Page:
Looking Inside Your Tenant’s Mind
Basic Mind-Reading Report 101 for Landlords
By: Dan Auito (my experience, yours may vary)
This report will give you perspective and understanding in the realm of your tenant’s mindsets and Modus of Operandi. It’s looking at their situation from their point of view as well as your own.
It goes without saying but I will say it anyway. The better you understand your tenants and their personal situation, the better you can serve their needs and your own. Notice that your needs come after your tenants. Always put your tenants’ needs before your own and they will buy real estate for you in return. That’s a fair trade. Take it!
Many cold-hearted, self-serving, money-grudging, wanna-be landlords don’t understand human nature. Let me tell you right now, if you can’t put yourself in another person’s shoes and see a problem from that person’s perspective with empathy, you will fail miserably in the “landlording” business and in life. Wise up!
Fear not. If your not quite sure what I’m talking about, here come the stories and details of how to be loved and adored by those kind people called tenants.
Let me first dispel the horror stories about landlording. If you follow my advice and teachings, you should have very few tales of woe to tell. You’ve heard the stories and they sound like this: Those damn lowlife tenants. They trashed our house, they disturbed the neighbors, they ruined our lawn, they were filthy pigs who never paid the rent on time, they never did what we told them to do and it cost us a fortune to get rid of them and repair our investment once they finally did move.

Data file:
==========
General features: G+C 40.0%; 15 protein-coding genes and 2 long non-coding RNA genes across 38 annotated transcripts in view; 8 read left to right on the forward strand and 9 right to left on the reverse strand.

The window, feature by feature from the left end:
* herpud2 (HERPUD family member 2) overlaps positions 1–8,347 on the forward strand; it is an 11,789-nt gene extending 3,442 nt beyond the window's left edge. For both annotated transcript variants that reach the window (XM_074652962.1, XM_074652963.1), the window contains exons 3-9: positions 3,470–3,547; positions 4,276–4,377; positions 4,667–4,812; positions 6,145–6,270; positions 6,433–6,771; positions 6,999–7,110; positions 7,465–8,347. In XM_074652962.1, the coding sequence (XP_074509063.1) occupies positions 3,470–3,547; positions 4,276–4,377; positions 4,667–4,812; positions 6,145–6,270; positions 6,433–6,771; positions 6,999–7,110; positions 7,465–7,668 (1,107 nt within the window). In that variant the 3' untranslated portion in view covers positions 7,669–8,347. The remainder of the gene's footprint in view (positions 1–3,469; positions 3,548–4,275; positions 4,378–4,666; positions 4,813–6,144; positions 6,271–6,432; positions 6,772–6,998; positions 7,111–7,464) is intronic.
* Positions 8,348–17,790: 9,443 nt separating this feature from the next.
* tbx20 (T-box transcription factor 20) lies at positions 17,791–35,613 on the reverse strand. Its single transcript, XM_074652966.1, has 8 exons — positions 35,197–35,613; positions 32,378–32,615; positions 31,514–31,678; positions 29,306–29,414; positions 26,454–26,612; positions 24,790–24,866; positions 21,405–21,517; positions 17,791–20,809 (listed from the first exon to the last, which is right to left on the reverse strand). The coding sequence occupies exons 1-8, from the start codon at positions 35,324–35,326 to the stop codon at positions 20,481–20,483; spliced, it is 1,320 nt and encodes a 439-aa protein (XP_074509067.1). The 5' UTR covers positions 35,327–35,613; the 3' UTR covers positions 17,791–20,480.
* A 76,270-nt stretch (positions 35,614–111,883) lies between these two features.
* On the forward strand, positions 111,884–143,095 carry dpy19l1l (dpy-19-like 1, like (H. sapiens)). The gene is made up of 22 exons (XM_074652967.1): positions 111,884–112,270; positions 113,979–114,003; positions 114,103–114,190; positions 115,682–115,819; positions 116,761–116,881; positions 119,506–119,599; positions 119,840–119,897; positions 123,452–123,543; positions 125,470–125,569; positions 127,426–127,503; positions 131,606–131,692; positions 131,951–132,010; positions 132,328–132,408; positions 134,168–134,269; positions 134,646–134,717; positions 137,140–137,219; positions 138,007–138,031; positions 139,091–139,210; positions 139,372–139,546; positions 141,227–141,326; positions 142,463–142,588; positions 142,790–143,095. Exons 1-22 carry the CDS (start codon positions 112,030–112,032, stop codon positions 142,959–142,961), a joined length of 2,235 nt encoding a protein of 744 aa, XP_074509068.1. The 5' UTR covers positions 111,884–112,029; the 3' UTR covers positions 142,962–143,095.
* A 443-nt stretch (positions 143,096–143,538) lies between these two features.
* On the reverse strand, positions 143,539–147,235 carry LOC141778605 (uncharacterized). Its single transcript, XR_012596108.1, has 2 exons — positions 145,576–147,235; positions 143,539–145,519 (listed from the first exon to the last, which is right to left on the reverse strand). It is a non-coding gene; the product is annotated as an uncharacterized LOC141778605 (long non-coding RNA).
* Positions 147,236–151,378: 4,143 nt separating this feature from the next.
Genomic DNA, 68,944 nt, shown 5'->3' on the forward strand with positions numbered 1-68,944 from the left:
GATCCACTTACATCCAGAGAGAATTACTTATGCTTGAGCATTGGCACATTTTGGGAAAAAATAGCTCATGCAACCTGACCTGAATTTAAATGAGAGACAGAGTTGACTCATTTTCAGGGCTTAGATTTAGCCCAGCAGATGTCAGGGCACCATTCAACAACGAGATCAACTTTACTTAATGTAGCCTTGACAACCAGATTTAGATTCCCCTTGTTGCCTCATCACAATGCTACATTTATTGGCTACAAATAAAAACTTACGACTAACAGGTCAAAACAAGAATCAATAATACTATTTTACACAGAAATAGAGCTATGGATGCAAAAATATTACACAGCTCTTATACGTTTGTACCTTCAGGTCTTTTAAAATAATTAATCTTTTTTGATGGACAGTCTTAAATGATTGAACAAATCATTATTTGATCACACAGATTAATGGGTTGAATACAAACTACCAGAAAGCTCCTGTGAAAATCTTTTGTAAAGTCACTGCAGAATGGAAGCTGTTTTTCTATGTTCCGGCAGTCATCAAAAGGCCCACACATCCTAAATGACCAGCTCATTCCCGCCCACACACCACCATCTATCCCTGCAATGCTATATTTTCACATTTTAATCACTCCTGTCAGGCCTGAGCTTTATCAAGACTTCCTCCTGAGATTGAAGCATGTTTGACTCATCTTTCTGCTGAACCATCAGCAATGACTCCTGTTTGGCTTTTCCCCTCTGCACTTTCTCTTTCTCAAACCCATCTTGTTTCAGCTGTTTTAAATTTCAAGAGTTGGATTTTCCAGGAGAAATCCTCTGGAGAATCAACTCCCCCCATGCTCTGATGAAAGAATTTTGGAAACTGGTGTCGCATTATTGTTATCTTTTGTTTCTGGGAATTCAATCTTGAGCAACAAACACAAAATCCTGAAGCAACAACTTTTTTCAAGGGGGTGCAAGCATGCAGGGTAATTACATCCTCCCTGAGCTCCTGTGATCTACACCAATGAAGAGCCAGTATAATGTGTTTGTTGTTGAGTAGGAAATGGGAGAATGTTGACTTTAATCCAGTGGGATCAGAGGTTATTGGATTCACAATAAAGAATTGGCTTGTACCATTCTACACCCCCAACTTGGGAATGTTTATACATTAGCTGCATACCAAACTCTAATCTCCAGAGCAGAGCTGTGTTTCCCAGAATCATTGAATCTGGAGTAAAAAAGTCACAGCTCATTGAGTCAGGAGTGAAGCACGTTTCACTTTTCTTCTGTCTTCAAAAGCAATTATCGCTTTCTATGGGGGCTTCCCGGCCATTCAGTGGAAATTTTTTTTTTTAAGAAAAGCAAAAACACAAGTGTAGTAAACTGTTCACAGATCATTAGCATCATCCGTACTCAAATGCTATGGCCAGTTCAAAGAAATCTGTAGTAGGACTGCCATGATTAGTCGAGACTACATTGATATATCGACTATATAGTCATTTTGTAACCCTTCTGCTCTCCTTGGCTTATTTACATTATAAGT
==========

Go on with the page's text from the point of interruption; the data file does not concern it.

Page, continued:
Well, guess whose fault that is. Yep, it is completely and unequivocally the fault of the so-called person that is calling themselves a landlord. The real name for this type of so-called landlord is uneducated dummy and because of these lazy fools the whole industry gets a bad rap!
There is a plus side to the scenario above and that is this: It sets up a perfect opportunity for you to do the exact opposite of the fools and create for yourself an unlimited market supply of excellent trouble-free tenants for life!
Tenants, believe it or not, are human beings. They are not animals or things to be mistreated, abused or taken advantage of. If you will prepare your rentals as if your mother was going to be moving in, your mindset would be realigned in short order. In effect, you will start looking at it from a compassionate point of view. You will not cut corners. You won’t let things go that need fixing. You will use more care, skill and diligence in preparing that dwelling for another decent human being to begin calling home. That’s what you want to achieve.
You want to provide a trouble-free, pleasurable, aesthetically pleasing, creature comfortable, needs fulfilling, safe, secure, affordable and convenient place to live. When you provide those things and screen the population, it’s like striking gold.
The process of getting good tenants begins in your mind. By that, I mean you have to educate yourself to be able to recognize value and acquire properties that are structurally sound, aesthetically pleasing, physically functional and provide safety, security, affordability, convenience and a feeling of pride in your tenant’s mind.